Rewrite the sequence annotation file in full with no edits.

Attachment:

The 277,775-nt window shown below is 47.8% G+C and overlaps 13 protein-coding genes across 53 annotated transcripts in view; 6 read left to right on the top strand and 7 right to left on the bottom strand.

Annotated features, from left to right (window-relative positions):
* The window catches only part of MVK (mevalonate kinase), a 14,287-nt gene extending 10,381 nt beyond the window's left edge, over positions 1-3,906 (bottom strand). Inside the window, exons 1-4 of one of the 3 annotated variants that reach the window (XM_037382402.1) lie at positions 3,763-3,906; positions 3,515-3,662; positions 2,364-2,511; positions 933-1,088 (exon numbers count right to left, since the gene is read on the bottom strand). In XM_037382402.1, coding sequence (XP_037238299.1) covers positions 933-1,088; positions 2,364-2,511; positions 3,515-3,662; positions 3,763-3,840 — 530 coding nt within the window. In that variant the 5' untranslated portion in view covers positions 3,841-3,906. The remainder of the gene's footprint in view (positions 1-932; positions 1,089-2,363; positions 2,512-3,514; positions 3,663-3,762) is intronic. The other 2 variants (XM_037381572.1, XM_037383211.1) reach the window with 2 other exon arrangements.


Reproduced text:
The 277,775-nt window shown below is 47.8% G+C and overlaps 13 protein-coding genes across 53 annotated transcripts in view; 6 read left to right on the top strand and 7 right to left on the bottom strand.

Annotated features, from left to right (window-relative positions):
* The window catches only part of MVK (mevalonate kinase), a 14,287-nt gene extending 10,381 nt beyond the window's left edge, over positions 1-3,906 (bottom strand). Inside the window, exons 1-4 of one of the 3 annotated variants that reach the window (XM_037382402.1) lie at positions 3,763-3,906; positions 3,515-3,662; positions 2,364-2,511; positions 933-1,088 (exon numbers count right to left, since the gene is read on the bottom strand). In XM_037382402.1, coding sequence (XP_037238299.1) covers positions 933-1,088; positions 2,364-2,511; positions 3,515-3,662; positions 3,763-3,840 — 530 coding nt within the window. In that variant the 5' untranslated portion in view covers positions 3,841-3,906. The remainder of the gene's footprint in view (positions 1-932; positions 1,089-2,363; positions 2,512-3,514; positions 3,663-3,762) is intronic. The other 2 variants (XM_037381572.1, XM_037383211.1) reach the window with 2 other exon arrangements.